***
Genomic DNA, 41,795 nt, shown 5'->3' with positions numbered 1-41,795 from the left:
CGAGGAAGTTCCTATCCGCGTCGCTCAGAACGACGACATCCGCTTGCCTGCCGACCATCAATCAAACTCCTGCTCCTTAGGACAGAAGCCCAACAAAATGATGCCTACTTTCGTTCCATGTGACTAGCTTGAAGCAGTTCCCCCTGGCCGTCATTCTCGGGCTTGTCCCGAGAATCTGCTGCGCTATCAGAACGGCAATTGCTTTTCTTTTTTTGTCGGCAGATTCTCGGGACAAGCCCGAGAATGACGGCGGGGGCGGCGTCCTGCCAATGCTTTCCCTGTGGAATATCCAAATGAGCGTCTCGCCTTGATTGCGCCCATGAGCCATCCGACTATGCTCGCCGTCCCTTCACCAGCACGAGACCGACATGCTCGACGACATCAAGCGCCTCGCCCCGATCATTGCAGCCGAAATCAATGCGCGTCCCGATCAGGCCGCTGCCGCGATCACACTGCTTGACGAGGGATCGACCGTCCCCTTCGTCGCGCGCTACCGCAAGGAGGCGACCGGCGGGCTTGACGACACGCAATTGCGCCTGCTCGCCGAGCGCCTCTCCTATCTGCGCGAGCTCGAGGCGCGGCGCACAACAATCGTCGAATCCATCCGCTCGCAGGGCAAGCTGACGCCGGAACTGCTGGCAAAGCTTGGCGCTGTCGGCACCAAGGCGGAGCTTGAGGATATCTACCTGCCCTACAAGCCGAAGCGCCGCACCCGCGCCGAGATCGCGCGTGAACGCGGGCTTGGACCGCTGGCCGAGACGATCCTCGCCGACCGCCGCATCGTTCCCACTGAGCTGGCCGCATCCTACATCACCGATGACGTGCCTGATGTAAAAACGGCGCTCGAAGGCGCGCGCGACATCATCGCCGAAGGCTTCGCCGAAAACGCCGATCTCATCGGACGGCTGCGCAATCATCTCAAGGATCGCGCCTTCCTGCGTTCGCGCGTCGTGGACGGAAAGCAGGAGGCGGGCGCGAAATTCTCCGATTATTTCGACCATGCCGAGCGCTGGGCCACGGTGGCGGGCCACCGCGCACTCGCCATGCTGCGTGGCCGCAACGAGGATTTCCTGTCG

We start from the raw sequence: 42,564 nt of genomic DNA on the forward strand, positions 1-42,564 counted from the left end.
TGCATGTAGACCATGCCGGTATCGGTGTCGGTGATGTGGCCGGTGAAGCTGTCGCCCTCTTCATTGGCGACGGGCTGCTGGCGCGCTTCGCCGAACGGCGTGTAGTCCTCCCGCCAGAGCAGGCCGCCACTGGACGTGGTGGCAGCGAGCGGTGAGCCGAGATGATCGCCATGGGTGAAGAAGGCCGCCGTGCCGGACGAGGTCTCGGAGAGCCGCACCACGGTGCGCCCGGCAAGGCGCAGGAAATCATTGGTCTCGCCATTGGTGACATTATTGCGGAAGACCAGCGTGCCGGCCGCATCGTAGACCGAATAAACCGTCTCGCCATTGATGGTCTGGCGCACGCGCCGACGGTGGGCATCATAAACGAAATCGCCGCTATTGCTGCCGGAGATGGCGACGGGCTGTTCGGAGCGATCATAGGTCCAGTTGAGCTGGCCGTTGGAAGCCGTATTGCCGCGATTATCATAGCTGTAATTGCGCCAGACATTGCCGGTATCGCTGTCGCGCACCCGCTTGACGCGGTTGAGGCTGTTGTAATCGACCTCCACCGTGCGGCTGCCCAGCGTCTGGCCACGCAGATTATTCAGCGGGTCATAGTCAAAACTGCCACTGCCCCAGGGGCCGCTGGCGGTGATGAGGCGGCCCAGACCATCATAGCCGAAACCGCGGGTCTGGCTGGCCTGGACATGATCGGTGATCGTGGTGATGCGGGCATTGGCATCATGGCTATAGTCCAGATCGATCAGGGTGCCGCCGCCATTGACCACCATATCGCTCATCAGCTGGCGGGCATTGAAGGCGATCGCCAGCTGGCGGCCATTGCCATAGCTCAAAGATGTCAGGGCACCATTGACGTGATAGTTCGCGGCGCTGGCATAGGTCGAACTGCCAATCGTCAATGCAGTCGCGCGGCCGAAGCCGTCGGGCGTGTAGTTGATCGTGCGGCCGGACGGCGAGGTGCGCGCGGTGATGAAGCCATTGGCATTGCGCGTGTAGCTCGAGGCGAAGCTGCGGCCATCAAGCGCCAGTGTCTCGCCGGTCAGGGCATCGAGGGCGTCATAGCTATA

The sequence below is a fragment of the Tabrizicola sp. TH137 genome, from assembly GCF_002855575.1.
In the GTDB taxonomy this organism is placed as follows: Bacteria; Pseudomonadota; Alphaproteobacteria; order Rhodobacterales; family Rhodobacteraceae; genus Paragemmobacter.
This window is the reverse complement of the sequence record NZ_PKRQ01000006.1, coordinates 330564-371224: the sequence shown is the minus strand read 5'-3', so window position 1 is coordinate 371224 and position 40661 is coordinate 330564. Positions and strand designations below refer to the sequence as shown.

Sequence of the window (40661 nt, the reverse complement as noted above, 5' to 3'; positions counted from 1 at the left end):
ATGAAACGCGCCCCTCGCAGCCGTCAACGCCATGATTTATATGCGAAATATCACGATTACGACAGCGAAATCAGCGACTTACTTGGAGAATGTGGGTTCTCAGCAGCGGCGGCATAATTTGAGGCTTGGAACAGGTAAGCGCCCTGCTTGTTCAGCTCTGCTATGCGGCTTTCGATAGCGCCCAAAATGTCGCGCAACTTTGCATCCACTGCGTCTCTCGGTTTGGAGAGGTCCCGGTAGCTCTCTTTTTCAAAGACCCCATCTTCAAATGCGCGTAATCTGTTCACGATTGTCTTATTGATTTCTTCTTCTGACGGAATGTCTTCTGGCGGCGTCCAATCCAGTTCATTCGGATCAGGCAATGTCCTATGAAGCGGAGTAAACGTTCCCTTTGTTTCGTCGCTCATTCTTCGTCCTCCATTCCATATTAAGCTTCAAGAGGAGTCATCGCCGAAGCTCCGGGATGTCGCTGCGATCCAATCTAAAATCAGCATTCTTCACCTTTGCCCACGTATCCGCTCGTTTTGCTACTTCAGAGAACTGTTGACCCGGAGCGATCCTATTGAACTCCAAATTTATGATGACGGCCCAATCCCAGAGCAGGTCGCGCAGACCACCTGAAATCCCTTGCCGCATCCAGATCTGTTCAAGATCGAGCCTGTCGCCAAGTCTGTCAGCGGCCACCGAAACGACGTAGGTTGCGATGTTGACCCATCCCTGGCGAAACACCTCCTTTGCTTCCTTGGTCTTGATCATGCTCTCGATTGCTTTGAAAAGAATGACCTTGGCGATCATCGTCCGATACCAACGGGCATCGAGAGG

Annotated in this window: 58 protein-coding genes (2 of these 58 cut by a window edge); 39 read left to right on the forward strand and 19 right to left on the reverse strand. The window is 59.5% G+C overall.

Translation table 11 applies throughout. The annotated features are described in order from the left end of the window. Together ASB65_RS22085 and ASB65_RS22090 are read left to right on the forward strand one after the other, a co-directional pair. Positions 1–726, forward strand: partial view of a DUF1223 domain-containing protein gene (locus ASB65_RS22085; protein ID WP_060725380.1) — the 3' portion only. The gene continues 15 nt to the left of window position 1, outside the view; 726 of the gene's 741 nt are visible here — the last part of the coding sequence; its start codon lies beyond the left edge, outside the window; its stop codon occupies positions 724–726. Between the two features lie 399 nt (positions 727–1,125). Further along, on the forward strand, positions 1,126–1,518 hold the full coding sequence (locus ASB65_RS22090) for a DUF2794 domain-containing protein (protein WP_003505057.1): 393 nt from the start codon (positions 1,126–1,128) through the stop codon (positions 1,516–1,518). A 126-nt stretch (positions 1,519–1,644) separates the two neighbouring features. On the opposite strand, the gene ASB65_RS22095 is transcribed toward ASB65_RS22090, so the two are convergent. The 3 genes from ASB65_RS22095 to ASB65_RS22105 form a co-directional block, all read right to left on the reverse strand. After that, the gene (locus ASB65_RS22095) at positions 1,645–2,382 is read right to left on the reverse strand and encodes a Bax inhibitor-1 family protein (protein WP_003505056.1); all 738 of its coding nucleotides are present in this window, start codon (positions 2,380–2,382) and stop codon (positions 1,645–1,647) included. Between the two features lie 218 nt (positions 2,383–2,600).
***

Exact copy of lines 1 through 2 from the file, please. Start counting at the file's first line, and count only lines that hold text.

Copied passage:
Genomic DNA, 41,795 nt, shown 5'->3' with positions numbered 1-41,795 from the left:
CGAGGAAGTTCCTATCCGCGTCGCTCAGAACGACGACATCCGCTTGCCTGCCGACCATCAATCAAACTCCTGCTCCTTAGGACAGAAGCCCAACAAAATGATGCCTACTTTCGTTCCATGTGACTAGCTTGAAGCAGTTCCCCCTGGCCGTCATTCTCGGGCTTGTCCCGAGAATCTGCTGCGCTATCAGAACGGCAATTGCTTTTCTTTTTTTGTCGGCAGATTCTCGGGACAAGCCCGAGAATGACGGCGGGGGCGGCGTCCTGCCAATGCTTTCCCTGTGGAATATCCAAATGAGCGTCTCGCCTTGATTGCGCCCATGAGCCATCCGACTATGCTCGCCGTCCCTTCACCAGCACGAGACCGACATGCTCGACGACATCAAGCGCCTCGCCCCGATCATTGCAGCCGAAATCAATGCGCGTCCCGATCAGGCCGCTGCCGCGATCACACTGCTTGACGAGGGATCGACCGTCCCCTTCGTCGCGCGCTACCGCAAGGAGGCGACCGGCGGGCTTGACGACACGCAATTGCGCCTGCTCGCCGAGCGCCTCTCCTATCTGCGCGAGCTCGAGGCGCGGCGCACAACAATCGTCGAATCCATCCGCTCGCAGGGCAAGCTGACGCCGGAACTGCTGGCAAAGCTTGGCGCTGTCGGCACCAAGGCGGAGCTTGAGGATATCTACCTGCCCTACAAGCCGAAGCGCCGCACCCGCGCCGAGATCGCGCGTGAACGCGGGCTTGGACCGCTGGCCGAGACGATCCTCGCCGACCGCCGCATCGTTCCCACTGAGCTGGCCGCATCCTACATCACCGATGACGTGCCTGATGTAAAAACGGCGCTCGAAGGCGCGCGCGACATCATCGCCGAAGGCTTCGCCGAAAACGCCGATCTCATCGGACGGCTGCGCAATCATCTCAAGGATCGCGCCTTCCTGCGTTCGCGCGTCGTGGACGGAAAGCAGGAGGCGGGCGCGAAATTCTCCGATTATTTCGACCATGCCGAGCGCTGGGCCACGGTGGCGGGCCACCGCGCACTCGCCATGCTGCGTGGCCGCAACGAGGATTTCCTGTCG